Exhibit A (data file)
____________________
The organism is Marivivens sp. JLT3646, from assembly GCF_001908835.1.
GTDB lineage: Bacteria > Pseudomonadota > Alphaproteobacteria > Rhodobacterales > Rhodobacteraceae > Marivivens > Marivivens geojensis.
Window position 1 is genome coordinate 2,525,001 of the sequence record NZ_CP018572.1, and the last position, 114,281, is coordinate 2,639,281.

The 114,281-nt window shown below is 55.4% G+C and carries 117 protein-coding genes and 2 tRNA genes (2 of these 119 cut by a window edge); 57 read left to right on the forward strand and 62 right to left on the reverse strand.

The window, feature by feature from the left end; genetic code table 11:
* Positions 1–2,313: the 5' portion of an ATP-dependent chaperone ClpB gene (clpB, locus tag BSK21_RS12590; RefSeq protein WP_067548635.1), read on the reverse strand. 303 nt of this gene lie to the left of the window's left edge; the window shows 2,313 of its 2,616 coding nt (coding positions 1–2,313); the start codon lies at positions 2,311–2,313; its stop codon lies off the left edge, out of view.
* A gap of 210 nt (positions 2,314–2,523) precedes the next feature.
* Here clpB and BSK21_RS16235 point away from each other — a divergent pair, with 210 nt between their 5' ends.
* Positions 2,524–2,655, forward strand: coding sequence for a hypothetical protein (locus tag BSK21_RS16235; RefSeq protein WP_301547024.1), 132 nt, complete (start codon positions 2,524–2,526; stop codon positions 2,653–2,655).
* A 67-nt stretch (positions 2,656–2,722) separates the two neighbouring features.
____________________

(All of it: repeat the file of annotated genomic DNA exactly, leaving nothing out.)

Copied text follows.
The organism is Marivivens sp. JLT3646, from assembly GCF_001908835.1.
GTDB lineage: Bacteria > Pseudomonadota > Alphaproteobacteria > Rhodobacterales > Rhodobacteraceae > Marivivens > Marivivens geojensis.
Window position 1 is genome coordinate 2,525,001 of the sequence record NZ_CP018572.1, and the last position, 114,281, is coordinate 2,639,281.

The 114,281-nt window shown below is 55.4% G+C and carries 117 protein-coding genes and 2 tRNA genes (2 of these 119 cut by a window edge); 57 read left to right on the forward strand and 62 right to left on the reverse strand.

The window, feature by feature from the left end; genetic code table 11:
* Positions 1–2,313: the 5' portion of an ATP-dependent chaperone ClpB gene (clpB, locus tag BSK21_RS12590; RefSeq protein WP_067548635.1), read on the reverse strand. 303 nt of this gene lie to the left of the window's left edge; the window shows 2,313 of its 2,616 coding nt (coding positions 1–2,313); the start codon lies at positions 2,311–2,313; its stop codon lies off the left edge, out of view.
* A gap of 210 nt (positions 2,314–2,523) precedes the next feature.
* Here clpB and BSK21_RS16235 point away from each other — a divergent pair, with 210 nt between their 5' ends.
* Positions 2,524–2,655, forward strand: coding sequence for a hypothetical protein (locus tag BSK21_RS16235; RefSeq protein WP_301547024.1), 132 nt, complete (start codon positions 2,524–2,526; stop codon positions 2,653–2,655).
* A 67-nt stretch (positions 2,656–2,722) separates the two neighbouring features.